EEOICPA is administered by the Department of Labor, Office of Worker Compensation Programs, on behalf of the U.S. Federal government. Enacted in 2000 by Congress, the EEOICPA went into effect in 2001. The Act covers workers and work sites currently or formerly administered by the Department of Energy (DOE) and Atomic Energy Commission.
In addition to overseeing the EEOICPA, the Department of Labor (DOL), Office of Worker Compensation Programs, administers other federally-mandated programs, including Coal Miners Workers Compensation (DCMWC), Longshore and Harbor Workers Compensation (DLHWC) and the Federal Employee’s Compensation (DFEC).
Is the EEOICPA Program Real? Is This a Scam?dtpadmin2020-04-07T14:44:42-07:00
The EEOICPA program and compensation are 100% real and not part of a scam or fraudulent scheme, and neither is MD VIP 365. As of January 2019, this program has approved more than 118,000 claims and paid over $15 billion in compensation and medical benefits. MD VIP 365’s Founder Kirk Tjalas worked directly with each of the DOL District Offices.
Do I Need an Attorney to File a Claim under EEOICPA?dtpadmin2020-04-07T14:45:04-07:00
No, you do not need an attorney. In fact, most attorneys are not experts in EEOICPA policies and procedures and are unable to provide the type of knowledgeable insight and expertise necessary for a fast and successful filing. Attorney fee structures often provide for “exceptions,” which drive your actual cost/fees significantly higher than 2% of your award—which is the only payment you will ever make to MD VIP 365, and only after you have received compensation.
What Is an Authorized Representative under EEOICPA?dtpadmin2020-04-07T14:45:42-07:00
An Authorized Representative is a person a claimant legally appoints to act on their behalf in dealings with the Department of Labor for EEOICPA claims. There are a small number of EEOICPA Authorized Representatives who are bona fide experts and focus solely on EEOICPA matters, including our very own founder, Kirk Tjalas.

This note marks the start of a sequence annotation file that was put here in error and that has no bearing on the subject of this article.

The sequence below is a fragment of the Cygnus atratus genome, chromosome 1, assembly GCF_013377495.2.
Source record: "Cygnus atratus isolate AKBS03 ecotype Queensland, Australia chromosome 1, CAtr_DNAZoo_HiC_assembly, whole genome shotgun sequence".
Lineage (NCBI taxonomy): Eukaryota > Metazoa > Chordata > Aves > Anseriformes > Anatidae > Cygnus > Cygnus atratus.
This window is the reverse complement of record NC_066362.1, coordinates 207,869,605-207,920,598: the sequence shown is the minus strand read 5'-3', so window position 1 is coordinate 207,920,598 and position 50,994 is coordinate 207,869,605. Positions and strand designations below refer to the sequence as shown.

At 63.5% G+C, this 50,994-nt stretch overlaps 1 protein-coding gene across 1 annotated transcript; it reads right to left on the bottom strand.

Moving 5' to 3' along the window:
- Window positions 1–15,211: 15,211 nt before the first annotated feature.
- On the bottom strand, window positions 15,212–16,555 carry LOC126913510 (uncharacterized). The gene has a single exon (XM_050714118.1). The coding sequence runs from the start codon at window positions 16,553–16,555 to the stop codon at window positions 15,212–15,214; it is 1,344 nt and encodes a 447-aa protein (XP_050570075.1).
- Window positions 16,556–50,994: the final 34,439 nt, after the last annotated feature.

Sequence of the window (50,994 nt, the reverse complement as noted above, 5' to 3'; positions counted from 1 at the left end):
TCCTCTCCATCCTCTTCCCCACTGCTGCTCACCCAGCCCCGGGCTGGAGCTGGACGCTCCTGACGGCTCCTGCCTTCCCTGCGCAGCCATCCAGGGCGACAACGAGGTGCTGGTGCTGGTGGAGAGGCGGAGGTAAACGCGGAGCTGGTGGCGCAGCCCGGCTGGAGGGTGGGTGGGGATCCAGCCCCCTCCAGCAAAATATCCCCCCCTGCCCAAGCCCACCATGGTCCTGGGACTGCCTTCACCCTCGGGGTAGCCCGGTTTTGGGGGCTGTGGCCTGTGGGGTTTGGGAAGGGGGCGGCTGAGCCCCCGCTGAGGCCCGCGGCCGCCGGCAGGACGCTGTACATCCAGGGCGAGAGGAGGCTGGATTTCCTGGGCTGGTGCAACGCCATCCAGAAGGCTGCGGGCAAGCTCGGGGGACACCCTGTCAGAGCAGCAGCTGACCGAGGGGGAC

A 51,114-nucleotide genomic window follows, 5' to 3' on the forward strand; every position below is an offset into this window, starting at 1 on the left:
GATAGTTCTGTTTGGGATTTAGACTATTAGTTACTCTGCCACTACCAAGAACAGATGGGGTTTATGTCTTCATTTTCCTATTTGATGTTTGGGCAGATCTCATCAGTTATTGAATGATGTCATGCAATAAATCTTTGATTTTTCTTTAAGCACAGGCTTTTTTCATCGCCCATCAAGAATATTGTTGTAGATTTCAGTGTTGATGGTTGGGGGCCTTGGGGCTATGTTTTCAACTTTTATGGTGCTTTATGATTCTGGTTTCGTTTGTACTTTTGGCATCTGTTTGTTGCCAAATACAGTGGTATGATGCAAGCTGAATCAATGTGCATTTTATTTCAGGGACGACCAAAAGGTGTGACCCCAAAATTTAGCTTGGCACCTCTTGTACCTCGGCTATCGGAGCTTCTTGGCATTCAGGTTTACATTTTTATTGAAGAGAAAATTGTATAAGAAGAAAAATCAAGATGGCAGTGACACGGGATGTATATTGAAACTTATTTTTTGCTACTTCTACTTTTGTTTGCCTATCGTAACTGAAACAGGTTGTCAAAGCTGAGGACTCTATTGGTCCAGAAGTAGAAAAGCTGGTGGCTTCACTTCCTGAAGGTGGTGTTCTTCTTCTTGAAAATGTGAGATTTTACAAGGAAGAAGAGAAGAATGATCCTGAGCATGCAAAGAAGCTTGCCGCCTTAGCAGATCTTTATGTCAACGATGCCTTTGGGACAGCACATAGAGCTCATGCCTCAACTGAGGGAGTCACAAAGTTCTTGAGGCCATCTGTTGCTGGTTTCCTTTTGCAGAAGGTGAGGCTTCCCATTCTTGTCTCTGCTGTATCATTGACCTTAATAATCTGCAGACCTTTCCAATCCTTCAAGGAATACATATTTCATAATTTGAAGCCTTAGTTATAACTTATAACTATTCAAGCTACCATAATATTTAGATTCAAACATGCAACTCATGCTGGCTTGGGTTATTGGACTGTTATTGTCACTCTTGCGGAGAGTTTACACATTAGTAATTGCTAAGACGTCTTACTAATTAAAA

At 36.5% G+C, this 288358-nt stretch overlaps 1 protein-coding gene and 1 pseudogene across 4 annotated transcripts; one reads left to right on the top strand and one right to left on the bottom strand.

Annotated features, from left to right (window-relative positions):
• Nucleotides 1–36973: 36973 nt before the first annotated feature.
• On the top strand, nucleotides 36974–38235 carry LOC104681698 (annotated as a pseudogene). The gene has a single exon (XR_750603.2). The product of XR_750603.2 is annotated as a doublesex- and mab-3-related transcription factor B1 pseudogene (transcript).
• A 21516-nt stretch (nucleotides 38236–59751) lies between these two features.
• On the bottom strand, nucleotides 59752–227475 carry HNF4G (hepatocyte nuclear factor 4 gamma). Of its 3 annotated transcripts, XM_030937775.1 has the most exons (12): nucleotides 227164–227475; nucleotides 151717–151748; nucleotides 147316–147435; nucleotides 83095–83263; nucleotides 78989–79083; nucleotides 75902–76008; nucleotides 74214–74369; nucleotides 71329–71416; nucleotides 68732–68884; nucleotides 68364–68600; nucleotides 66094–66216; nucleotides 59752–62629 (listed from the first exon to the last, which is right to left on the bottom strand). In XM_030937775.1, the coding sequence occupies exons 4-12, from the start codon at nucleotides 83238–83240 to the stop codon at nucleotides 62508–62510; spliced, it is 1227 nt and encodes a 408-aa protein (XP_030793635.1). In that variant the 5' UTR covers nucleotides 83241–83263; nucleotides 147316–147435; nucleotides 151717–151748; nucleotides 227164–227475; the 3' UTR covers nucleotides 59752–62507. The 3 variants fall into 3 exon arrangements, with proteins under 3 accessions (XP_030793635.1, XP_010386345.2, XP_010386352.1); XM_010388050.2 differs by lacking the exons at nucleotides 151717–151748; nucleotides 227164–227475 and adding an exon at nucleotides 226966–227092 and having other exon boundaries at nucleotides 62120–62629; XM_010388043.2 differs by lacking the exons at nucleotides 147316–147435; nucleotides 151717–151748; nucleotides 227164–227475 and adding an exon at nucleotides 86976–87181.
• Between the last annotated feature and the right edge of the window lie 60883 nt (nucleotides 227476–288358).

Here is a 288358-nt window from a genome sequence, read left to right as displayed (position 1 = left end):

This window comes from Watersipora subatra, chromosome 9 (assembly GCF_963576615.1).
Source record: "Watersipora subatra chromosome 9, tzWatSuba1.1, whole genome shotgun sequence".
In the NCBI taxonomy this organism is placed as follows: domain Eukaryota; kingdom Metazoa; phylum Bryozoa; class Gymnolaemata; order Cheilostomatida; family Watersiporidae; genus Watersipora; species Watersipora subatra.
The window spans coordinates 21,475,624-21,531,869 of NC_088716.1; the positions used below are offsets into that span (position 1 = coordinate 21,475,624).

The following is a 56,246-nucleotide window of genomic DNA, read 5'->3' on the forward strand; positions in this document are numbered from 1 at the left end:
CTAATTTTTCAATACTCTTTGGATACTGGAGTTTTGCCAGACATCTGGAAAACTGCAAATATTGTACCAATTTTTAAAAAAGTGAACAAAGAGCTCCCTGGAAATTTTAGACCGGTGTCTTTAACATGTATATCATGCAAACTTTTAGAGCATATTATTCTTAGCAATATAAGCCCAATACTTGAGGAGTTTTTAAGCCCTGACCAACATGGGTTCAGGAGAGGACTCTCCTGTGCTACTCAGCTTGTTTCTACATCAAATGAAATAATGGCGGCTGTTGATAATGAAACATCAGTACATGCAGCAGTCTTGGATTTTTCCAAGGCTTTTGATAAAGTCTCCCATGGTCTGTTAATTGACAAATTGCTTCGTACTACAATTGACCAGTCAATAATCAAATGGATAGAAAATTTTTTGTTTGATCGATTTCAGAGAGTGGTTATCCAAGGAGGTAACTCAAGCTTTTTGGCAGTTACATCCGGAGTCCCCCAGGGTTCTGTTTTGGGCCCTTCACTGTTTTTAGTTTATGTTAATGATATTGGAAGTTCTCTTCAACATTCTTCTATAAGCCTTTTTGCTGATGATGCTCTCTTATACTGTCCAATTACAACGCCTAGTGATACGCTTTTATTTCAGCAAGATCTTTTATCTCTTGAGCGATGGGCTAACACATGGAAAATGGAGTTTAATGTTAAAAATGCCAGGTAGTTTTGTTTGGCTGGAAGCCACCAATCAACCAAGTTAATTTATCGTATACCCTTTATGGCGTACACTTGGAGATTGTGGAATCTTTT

As your Authorized Representative, Kirk will walk you through each step and handle all of the necessary research, documentation, and paperwork, so you can ensure you are taking a proactive and timely approach to your filing—from start to finish.
What Do You Charge for Your EEOICPA Advocacy and Claim Filing Services?dtpadmin2020-04-07T14:48:55-07:00
When it comes to payment for EEOICPA services from Kirk and MD VIP 365, there are no surprises, hidden costs or money upfront—ever. Our fee structure is simple; if you win, your fee is 2% of the award. If you do not win, you owe nothing.
While the EEOICPA allows an Authorized Representative to charge a maximum of 2% for New Claims and up to 10% for Prior Denials, we charge 2% for New and Prior Denial claims. There are no exceptions: we do not charge any fees whatsoever until you have the compensation in your possession. Then, we receive only a flat 2% of the settlement—never more.
Of course, if for some reason your claim is denied, we do not receive a penny. It doesn’t matter how many phone calls we make or how much time we spend on your claim—until you see the money, there’s no payment.
Can I File a Claim on My Own?dtpadmin2020-04-07T14:49:22-07:00
Yes. If you have the time, patience and fortitude you may be successful. Our caution is that you review the historical approval rates on the DOL web site. Approximately 50% of all claims are denied. There are many reasons for this. Check this link for the latest statistics: http://www.dol.gov/owcp/energy/regs/compliance/weeklystats.htm.